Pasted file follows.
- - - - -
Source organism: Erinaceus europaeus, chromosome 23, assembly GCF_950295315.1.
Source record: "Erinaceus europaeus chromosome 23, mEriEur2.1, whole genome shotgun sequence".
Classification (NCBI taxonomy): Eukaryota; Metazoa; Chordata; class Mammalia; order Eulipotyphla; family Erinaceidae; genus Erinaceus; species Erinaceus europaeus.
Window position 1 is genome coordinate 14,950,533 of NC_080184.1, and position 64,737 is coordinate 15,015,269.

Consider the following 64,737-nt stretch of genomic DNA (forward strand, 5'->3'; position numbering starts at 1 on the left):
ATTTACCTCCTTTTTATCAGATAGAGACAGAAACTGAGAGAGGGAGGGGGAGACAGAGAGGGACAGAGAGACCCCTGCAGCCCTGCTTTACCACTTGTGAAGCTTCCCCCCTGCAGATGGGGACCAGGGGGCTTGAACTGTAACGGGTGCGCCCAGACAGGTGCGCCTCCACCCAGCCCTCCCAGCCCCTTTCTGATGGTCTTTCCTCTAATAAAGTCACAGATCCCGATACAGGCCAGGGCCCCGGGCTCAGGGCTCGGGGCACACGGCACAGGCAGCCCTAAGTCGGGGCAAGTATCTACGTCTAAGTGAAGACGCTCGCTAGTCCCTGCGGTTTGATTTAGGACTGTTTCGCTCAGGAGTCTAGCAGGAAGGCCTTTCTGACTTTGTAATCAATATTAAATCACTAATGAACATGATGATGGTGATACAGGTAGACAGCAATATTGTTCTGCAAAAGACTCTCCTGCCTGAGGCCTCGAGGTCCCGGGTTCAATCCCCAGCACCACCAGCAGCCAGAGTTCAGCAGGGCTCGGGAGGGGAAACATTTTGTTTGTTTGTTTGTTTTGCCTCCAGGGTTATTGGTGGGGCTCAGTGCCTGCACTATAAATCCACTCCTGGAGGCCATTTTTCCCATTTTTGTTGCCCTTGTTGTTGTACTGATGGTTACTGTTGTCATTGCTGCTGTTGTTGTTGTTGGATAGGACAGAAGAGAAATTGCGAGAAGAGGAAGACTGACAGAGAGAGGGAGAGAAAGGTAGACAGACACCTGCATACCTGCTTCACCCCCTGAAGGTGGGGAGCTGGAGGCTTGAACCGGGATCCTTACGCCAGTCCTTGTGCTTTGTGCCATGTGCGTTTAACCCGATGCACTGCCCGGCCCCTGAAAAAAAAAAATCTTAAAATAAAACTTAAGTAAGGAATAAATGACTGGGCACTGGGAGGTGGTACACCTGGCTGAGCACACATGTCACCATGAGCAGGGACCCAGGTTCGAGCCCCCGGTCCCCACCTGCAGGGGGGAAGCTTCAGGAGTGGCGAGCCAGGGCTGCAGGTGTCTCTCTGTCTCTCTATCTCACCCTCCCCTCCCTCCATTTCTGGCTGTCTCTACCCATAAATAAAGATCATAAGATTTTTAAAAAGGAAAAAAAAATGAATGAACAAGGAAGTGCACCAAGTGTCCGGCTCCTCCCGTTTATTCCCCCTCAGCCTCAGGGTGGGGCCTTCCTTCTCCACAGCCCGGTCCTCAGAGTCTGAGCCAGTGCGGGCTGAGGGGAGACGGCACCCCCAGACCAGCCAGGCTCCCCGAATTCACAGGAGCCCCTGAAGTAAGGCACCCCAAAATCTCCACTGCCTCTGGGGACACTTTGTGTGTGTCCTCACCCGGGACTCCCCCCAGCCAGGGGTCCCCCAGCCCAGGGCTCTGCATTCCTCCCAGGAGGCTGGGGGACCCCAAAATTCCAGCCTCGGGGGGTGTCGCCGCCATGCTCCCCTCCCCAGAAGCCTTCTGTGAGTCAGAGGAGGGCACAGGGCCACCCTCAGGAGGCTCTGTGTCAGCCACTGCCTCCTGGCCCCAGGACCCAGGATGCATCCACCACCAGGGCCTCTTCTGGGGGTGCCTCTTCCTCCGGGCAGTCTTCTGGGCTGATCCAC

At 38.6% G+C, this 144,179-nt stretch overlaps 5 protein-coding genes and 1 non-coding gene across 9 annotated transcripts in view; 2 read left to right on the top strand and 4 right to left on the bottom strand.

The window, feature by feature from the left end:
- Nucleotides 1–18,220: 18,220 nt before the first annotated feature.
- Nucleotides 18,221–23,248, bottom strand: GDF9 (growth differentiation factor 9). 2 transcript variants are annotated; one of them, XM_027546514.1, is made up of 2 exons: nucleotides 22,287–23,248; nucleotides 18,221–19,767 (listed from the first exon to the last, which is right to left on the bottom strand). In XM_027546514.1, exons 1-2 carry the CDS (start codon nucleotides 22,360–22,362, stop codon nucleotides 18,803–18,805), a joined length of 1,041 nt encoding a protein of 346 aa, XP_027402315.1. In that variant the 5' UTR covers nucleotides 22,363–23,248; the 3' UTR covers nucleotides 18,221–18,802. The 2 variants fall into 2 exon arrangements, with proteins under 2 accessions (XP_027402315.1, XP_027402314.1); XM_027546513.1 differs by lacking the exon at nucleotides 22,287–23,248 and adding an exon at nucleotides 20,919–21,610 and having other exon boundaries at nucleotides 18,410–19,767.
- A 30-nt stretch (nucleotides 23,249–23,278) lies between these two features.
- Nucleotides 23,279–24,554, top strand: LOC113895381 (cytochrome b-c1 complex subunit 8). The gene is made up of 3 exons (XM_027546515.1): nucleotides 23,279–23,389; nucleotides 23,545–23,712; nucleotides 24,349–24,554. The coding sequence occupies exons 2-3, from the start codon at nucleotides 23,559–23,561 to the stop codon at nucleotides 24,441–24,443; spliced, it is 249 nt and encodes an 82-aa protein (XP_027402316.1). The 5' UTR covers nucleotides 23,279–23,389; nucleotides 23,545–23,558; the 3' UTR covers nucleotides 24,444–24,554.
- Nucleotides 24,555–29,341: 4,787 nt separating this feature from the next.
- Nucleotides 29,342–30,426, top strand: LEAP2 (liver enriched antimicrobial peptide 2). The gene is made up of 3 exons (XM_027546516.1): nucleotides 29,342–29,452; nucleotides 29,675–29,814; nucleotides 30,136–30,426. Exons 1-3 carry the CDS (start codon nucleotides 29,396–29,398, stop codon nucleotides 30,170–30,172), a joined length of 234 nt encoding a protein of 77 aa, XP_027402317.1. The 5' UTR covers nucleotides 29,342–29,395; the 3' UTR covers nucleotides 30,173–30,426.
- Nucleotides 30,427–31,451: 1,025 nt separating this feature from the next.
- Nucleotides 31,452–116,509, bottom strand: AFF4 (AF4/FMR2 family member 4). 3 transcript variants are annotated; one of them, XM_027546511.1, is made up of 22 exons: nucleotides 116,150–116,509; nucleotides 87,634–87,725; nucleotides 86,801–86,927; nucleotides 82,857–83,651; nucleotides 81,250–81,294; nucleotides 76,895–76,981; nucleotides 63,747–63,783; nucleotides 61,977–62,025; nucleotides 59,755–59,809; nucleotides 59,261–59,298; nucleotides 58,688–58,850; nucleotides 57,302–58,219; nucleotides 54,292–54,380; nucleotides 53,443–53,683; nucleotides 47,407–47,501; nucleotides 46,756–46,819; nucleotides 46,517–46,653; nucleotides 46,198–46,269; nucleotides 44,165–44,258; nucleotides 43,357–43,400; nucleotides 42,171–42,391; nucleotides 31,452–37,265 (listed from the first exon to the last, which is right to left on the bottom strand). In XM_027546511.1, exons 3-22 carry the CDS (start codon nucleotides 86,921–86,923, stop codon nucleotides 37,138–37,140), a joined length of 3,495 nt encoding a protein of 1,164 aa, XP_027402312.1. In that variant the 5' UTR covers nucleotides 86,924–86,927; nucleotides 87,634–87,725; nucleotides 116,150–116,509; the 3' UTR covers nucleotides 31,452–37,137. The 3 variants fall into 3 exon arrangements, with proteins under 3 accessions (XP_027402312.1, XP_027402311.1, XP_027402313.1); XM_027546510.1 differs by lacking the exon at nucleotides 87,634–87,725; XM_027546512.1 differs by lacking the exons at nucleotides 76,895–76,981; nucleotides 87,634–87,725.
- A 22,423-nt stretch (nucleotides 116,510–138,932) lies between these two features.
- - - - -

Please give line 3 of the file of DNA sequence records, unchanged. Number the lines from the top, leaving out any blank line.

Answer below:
Classification (NCBI taxonomy): Eukaryota; Metazoa; Chordata; class Mammalia; order Eulipotyphla; family Erinaceidae; genus Erinaceus; species Erinaceus europaeus.